The Power of Unreasonable People: How social entrepreneurs create
markets that change the world
John Elkington and Pamela Hartigan
Harvard Business Press, £15.99
The Americans have, of course, invented a name for it: the 'encore career'. Orlando Rincon Bonilla was born into a family of 10 in a barrio of Cali in Colombia, where he battled against the odds to win a scholarship at the University of Medellin.
With a classmate, he set up a software business that over the next 15 years became wildly successful. But Rincon was not happy - and quit to start ParqueSoft, a non-profit innovation park for budding software writers from poor communities.
Embarking on an encore career means turning your back on the mainstream corporate world to find meaning by using your experience in ways that have a positive impact on society. Kyle Zimmer, for example, realised while volunteering as a tutor to children in Washington DC that she didn't want to be an attorney any more. With two other lawyers, Zimmer founded First Book to give children from low-income families access to low-cost books.
Zimmer and Rincon are two of the many social entrepreneurs whose business model and modus operandi are observed by John Elkington and Pamela Hartigan in The Power of Unreasonable People. We are waking up to a world in need of change. By the end of this decade, more than 100 million people will have been affected by Aids. More than a billion people do not have clean water. Half of our world's population live on less than £1 a day. We - they - need innovative solutions to basic social problems.
Around the world, social entrepreneurs are responding, building organisations to provide everything from Aids advice to micro-finance. A large chunk of the future depends on these social entrepreneurs and their (at first glance) slightly unhinged ideas.
In the UK, social enterprise already contributes more than £8bn to Britain's economy and employs 800,000 people. A sector that little more than three years ago was on the margins is becoming mainstream. Elkington can take some of the credit for this, a pioneer of working collaboratively with big businesses like BT, Coca-Cola and Wal-Mart on environmental and social issues.
A 'dean of the corporate responsibility movement', Elkington was writing about climate change 30 years ago. His million-selling Green Consumer Guide (1988) was the first book to suggest that what we buy has a bearing on the future of the planet.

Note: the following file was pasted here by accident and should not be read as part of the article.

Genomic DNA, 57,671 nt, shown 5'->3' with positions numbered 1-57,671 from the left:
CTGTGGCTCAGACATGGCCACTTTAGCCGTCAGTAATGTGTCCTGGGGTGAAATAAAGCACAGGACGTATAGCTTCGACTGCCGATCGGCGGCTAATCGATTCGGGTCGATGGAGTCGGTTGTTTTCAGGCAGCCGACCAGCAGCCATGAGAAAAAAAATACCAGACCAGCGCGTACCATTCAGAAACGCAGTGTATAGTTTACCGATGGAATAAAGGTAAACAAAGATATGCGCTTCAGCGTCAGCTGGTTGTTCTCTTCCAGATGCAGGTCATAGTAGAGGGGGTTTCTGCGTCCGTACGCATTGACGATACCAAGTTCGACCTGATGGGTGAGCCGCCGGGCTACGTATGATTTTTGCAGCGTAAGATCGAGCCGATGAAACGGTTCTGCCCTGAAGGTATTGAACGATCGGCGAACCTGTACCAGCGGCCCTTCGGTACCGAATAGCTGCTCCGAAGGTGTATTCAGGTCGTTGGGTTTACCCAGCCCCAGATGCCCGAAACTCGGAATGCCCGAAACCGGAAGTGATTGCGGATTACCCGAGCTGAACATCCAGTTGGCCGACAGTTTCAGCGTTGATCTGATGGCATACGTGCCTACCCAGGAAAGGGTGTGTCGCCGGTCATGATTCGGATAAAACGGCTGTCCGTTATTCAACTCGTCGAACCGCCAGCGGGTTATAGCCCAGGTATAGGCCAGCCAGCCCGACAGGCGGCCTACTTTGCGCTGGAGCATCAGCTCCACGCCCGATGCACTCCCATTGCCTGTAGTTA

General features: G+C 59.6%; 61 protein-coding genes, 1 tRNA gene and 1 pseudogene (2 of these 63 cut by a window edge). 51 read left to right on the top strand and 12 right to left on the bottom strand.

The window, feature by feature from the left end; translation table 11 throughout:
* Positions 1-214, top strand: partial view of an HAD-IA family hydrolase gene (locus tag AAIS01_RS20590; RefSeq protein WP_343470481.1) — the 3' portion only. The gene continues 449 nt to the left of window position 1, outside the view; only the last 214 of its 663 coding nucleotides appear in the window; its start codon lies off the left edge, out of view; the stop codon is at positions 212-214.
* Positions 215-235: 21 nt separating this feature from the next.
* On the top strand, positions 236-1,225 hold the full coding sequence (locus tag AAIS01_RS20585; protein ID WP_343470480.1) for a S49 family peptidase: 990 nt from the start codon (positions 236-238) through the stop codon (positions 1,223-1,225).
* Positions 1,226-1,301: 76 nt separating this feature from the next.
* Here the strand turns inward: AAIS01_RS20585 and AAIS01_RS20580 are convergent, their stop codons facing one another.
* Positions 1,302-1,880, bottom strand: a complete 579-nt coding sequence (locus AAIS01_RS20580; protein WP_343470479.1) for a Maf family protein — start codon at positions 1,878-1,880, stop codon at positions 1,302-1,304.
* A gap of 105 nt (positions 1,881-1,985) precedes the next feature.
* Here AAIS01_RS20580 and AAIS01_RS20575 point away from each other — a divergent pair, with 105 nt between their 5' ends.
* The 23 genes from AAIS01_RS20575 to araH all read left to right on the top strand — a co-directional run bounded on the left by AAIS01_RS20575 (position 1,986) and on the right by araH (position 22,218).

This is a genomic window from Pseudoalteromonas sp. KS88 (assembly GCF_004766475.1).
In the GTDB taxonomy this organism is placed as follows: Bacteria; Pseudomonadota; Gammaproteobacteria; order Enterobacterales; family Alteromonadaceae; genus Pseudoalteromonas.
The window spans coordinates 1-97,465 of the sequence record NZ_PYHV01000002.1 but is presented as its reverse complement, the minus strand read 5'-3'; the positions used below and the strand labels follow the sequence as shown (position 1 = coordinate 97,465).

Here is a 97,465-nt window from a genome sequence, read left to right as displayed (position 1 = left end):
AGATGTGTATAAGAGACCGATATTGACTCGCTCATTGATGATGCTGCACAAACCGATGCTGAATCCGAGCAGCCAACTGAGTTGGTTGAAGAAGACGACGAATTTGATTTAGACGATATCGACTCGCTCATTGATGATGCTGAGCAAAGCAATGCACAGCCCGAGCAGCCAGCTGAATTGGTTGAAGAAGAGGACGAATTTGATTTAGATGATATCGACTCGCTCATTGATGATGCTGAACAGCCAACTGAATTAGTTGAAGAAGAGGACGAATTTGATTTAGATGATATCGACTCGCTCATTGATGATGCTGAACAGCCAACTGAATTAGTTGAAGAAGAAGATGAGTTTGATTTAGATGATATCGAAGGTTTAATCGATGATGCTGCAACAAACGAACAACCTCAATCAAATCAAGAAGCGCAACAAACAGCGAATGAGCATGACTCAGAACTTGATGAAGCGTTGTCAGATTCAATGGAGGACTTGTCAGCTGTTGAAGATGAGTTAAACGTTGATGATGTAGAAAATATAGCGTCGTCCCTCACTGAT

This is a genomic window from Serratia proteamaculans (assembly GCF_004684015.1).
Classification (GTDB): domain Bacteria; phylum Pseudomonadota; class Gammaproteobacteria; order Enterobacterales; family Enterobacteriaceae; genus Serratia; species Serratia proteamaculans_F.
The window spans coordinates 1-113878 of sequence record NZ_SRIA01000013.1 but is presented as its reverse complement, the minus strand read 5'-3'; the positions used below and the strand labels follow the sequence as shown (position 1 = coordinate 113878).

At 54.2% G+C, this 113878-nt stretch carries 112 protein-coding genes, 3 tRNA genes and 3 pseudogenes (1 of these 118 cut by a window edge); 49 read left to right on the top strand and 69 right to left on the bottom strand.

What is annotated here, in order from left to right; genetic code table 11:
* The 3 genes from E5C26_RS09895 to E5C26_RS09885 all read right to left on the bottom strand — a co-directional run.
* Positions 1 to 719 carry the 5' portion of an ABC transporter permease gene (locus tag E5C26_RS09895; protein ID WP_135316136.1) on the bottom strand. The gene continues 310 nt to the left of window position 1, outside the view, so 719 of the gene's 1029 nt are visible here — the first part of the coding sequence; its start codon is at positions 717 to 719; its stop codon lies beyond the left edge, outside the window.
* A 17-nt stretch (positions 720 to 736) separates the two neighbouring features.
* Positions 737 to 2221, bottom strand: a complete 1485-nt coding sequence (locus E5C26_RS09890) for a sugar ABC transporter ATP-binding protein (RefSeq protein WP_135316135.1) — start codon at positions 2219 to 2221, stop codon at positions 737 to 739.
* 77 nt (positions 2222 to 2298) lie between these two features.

With Hartigan, managing director of the Schwab Foundation for Social Entrepreneurship, Elkington takes readers on a global trek from the rarefied elite of Davos to the slum-dwellers of Sao Paulo as we meet his heroes of unreasonableness. The book takes its title from George Bernard Shaw, who reckoned that while the reasonable man adapts himself to the world, 'the unreasonable one persists in trying to adapt the world to himself. Therefore all progress depends on the unreasonable man.'
Unreasonably and perhaps with insane ambition, these social entrepreneurs think they know enough of the future to gamble on goods and services that few 'reasonable' entrepreneurs would consider. We learn that although social entrepreneurs share the characteristics of all entrepreneurs - innovative, resourceful, opportunistic - they are motivated not by 'the deal' but 'the ideal'. And because achieving the ideal takes, well, just a bit longer, social entrepreneurs are in it for the long haul.
It's a passionate argument for business as a force for change, a new order where social enterprises supplant the charities and NGOs of an earlier generation and business leaders short-circuit CSR programmes for business models that provoke social change. Critics complain that social entrepreneurship is too vague an idea. But ambiguity and adaptability are its pillars.
The most interesting experiments in The Power of Unreasonable People take place in a blurry area where hybrid organisations, from 'leveraged non-profits' to 'social businesses', seek untapped forms of funding and market opportunities. Many of the people profiled here will, wittingly or not, have benefited from Elkington's previous writings. And although Elkington and Hartigan are hardly the first to dissect the social entrepreneur phenomenon, the book is a well-reasoned study by authors as close to the action as anyone.
With the book, we also begin to probe longer-term questions such as how to build sustainable social enterprises and why Europe produces fewer social entrepreneurs than elsewhere.
Familiarity with their theme and their interview subjects occasionally leads the authors into rose-tinted adulation. Social entrepreneurs are at the 'good fun to be around' end of the spectrum, unburdened by Napoleon or Superman complexes. I suspect their PAs or assistants might hold a different opinion. If the motives of most social entrepreneurs are beyond doubt, the relationship between ego and the quest for meaning and significance is a complex one that is not examined here.
Similarly, a recent report by the National Endowment for Science, Technology and the Arts identifies a 'relentless focus' of many social entrepreneurs on growing their own organisations rather than on developing the core idea that creates social value. Successful enterprises, in whatever field, are usually the product of teams, not just inspired individuals. If social enterprise is to infect the masses, it will need to spread beyond the domain of colourful mavericks.
- Ian Wylie is editor of the Guardian's 'Work' section.